Just a good water cooler knowledge.
Just a good water cooler knowledge.
The power of marketing! 35 years ago JW Red was a cheapo bottle considered as rough as a bear’s arse by most whisky drinkers, including me. Black, if it existed at all, just wasn’t seen on shop shelves. Now Red has a price tag 1/3 up on some excellent (way better IMO) products, and has an upmarket image. Black even more so. Well done the ad men.
I would say Johnny Walker has pretty much became the standard of blended Scotch, no?
I was working in the wine/spirits industry 35-38 years ago and JW Red was considered good, and it was. Black was available just about every liquor store, unless it was a store in a low economic area, and was considered very good. I don’t know where you get the idea that JW didn’t used to be quality blended Scotch. Which was what most Scotch was back then. Blended, and well thought of for the fact. Single malts are relatively new, and only really came into their own in the late 80’s and 90’s.
Not here in the UK.
Oh I can quite see that some people may think highly of it, but in the UK it’s always been rather looked down on, and nobody I know understands why anyone pays £20 for it when options that are generally better thought of are widely available at £15. Actually the same (but more so) goes for Chivas Regal.
I guess we are very lucky to have so much choice.
Let me know. What is more or less a go-to blended Scotch in UK? Thanks.
I didn’t think highly of Johnny Walker Black until the strong endorsement from Christopher Hitchens.
Breakfast for champions. Accept no substitute.
Bell’s or Teachers probably. Or maybe the ever reliable Famous Grouse, which I understand is what you’d
be given at Buckingham Palace. White & Mackay and Grants also have their fans. They’re all widely available.
Anything swankier on the drinks tray at home might be considered by some to be showing off.
Good to know… but then… we are going to have Jane Walker, not Johnny Walker.
When we visited the Glendronach Distillery in the early '80s, the guy showing us around said that Johnny Walker, Chivas, etc. were “rubbish”!
I went to an Accura car dealer and there he called Ford Fusion is a trash/rubbish and told me that I am a fool (not in so many words) to even try to consider a Ford Fusion to an Accura (true story too)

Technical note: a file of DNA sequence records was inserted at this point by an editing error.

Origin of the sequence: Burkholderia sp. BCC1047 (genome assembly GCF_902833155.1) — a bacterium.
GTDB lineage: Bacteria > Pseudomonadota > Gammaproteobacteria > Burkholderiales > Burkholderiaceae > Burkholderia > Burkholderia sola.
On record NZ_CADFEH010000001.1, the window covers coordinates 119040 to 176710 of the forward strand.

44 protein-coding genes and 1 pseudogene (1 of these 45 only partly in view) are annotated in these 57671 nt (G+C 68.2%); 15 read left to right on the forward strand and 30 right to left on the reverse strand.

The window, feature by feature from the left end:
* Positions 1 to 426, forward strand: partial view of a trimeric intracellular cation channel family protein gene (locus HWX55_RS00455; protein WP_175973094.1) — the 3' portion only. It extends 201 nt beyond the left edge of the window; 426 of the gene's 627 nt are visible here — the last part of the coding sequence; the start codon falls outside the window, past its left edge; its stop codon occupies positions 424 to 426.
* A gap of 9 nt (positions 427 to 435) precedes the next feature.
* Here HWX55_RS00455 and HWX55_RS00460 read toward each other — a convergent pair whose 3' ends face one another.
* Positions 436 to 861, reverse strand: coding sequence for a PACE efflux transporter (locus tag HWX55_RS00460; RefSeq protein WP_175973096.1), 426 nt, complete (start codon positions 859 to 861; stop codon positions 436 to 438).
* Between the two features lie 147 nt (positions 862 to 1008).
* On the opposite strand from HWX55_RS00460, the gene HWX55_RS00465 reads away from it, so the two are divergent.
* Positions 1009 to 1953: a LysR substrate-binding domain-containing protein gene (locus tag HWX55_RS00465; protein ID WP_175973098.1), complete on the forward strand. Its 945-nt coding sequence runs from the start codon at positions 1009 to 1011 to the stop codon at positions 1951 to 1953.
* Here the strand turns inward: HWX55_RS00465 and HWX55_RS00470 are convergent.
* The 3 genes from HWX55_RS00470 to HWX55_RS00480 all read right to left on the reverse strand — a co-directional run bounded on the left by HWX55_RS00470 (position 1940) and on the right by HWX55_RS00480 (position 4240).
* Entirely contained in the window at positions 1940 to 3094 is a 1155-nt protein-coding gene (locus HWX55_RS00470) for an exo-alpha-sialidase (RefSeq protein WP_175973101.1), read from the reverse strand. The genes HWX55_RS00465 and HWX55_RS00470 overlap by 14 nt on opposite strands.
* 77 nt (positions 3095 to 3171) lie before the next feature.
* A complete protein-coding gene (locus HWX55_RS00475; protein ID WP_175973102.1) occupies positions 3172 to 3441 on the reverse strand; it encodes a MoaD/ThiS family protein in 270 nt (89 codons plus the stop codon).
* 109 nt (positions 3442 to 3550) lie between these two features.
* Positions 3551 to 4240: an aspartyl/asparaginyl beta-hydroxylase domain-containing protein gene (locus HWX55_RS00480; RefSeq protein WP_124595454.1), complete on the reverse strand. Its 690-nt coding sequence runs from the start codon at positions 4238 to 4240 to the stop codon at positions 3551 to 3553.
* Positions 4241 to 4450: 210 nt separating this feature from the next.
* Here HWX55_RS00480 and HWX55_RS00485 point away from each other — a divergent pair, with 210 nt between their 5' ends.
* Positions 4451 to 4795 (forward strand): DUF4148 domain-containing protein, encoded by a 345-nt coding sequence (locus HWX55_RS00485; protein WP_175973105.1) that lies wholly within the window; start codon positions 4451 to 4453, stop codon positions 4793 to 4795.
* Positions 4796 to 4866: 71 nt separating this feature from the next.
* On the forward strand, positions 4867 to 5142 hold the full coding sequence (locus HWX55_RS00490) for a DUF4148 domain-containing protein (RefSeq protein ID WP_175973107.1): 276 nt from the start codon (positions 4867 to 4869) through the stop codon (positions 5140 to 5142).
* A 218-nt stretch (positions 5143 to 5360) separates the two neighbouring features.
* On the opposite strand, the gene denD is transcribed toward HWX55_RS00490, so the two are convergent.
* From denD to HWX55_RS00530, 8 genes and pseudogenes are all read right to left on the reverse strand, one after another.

Well I think what both you and the librarian experienced is typical for any type of completing sales. Show me an honest salesperson and I’ll show you someone who hasn’t taken home a commission check in a long time!
True, but some salepersons use a soft sale approach. During the same time, I was test driving the Volvo too, and the Volvo guy was praising both Accura and Ford Fusion and how he used to work for both companies, and how any of these cars would serve me well, but in his opinion he thinks the Volvo is just a little better and gave his XYZ argument… but they are all good cars. He stressed.
This is true story by the way. Also the Accura guy went much harder than what I wrote up there. He was actually saying how I am going to make the biggest mistake in my life. I guess I did because I didn’t go back and buy the Accura at the end.
I sold stereos in the late 70’s and tried to take care of my customers giving them good value and I was very good at it.
We had one guy who seemed to spend half his time fighting off refunds for his “deals” as they came right out of your pocket.
Having said this the best product we sold was what was in stock in our backroom warehouse and the customer was steered toward these items.
Somewhat topical we had the three margarita lunch with powerful Ninfaritas at Ninfa’s in Houston.
Scotch, never tried it back then.
Jimmy McGregor, the guy who showed us around Glendronach, wasn’t a salesperson. He worked in the distillery which was very small and rustic, and very kindly interrupted his lunch to give us a tour. As I recall, you couldn’t even buy anything there. In addition, he was giving his opinion. But, if you ever taste Glendronach, you will agree that Johnny Walker, etc. are “rubbish” in comparison.
Please don’t insult a whole profession because of a few dishonest members. My father was in sales his whole career, and was an honest person who cared about his customers, whether they were buying plumbing and electrical supplies or laboratory tests.